Sunday, June 14, 2009

Original Poetry Sunday - Pasta Alleluia – the Poem

It’s Sunday, which means it’s time for (more) original poetry. This week’s selection was written almost exactly a year ago & was one of a set of seven poems all based on a “food” theme. As is the case with many of the sequences I’ve written in my time, I intended more, but that didn’t happen. Pasta Allelulia is a real recipe, as regular readers here know. You can find the recipe in non poetic form here.

Please be sure to visit other Original Poetry Sunday participants:

Amazing Voyages of the Turtle
Apogee Poet
Poetikat’s Invisible Keepsakes
Premuin T.
Secret Poems from the Times Literary Supplement
Yes is Red

Kat’s poem at Poetikat & René Wing’s prose poem at Yes is Red are both from yesterday, but they count in my book. Also, please be sure to wish Kat a happy 2-year blog anniversary!

Pasta Alleluia

Lots of people I haven’t understood in this lifetime—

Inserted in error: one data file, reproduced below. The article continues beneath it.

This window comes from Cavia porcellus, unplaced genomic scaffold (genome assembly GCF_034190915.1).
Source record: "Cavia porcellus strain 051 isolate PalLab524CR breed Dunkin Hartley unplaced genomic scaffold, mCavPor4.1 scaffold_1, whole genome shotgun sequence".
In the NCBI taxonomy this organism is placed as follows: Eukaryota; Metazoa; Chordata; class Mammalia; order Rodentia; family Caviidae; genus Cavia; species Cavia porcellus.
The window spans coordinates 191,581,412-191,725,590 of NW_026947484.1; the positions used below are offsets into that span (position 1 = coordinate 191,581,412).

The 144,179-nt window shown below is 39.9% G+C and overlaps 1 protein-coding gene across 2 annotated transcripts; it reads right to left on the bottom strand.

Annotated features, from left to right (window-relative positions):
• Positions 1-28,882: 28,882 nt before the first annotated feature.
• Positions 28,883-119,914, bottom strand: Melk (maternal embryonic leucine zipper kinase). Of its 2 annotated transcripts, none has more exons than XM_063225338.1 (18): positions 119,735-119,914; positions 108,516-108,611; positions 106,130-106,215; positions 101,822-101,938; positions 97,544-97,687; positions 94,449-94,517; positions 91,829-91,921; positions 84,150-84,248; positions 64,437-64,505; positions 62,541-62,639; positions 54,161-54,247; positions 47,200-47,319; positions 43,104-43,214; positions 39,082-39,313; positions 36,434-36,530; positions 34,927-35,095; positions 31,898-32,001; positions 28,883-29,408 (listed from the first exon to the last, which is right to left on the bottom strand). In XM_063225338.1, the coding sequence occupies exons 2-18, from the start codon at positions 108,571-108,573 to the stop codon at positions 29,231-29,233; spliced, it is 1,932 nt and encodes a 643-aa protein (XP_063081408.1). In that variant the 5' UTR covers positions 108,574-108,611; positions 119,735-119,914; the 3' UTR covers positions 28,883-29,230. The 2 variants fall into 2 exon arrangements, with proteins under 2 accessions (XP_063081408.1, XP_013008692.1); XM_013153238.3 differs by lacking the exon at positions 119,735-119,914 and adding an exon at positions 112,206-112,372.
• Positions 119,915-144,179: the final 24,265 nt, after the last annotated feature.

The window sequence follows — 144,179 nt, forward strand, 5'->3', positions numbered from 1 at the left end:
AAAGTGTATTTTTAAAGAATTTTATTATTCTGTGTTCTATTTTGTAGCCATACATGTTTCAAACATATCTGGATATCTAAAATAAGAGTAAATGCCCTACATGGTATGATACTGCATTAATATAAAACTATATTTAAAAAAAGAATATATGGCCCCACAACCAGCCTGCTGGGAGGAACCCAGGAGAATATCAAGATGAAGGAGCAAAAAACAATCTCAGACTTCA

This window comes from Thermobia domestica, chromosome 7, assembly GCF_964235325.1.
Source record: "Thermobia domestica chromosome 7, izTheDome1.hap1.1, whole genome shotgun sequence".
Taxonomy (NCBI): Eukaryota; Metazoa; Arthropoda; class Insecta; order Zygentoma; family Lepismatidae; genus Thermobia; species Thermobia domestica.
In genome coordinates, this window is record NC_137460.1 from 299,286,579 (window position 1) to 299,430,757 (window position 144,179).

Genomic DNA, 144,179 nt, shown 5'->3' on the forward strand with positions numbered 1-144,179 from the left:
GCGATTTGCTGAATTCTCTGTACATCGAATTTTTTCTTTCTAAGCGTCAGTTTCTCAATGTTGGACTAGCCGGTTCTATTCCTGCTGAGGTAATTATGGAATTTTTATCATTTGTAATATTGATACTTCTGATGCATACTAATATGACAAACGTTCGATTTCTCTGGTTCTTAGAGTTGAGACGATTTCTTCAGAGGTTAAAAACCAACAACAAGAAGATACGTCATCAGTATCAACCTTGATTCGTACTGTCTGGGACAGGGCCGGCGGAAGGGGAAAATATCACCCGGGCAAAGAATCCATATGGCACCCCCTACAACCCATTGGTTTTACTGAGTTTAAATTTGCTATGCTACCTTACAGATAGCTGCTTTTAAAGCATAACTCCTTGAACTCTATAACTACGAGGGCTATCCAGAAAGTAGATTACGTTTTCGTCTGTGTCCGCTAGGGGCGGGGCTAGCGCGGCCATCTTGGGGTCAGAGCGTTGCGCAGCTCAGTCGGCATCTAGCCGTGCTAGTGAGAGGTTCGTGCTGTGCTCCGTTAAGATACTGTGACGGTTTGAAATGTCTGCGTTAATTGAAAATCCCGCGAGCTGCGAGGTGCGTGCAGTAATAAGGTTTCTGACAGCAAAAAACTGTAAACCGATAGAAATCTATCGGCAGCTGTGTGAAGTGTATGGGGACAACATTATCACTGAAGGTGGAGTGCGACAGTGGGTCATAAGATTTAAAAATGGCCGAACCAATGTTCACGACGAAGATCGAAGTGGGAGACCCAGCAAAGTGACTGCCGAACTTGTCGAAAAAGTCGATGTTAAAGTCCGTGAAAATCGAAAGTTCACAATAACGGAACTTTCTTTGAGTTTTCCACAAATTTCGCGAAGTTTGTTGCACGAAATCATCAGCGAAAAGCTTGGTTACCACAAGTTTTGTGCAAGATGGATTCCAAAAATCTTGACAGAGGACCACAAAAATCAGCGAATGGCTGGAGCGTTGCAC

& I haven’t seen olive trees gesturing in breezes
overlooking the Mediterranean like evacuees from Bullfinch

except unmoving—the people I haven’t
understood in this lifetime but loved—& holding my hand a few
inches over the sauté pan I can tell the oil’s ready for the

garlic Eberle grew in the two rows she harvests in June—because the
people I loved I haven’t understood, I was busy thinking
about them—lightly browned, the garlic’s set aside, & chopped morels

our friends left for us added now with ground pepper—of all the
people I haven’t understood & have said I loved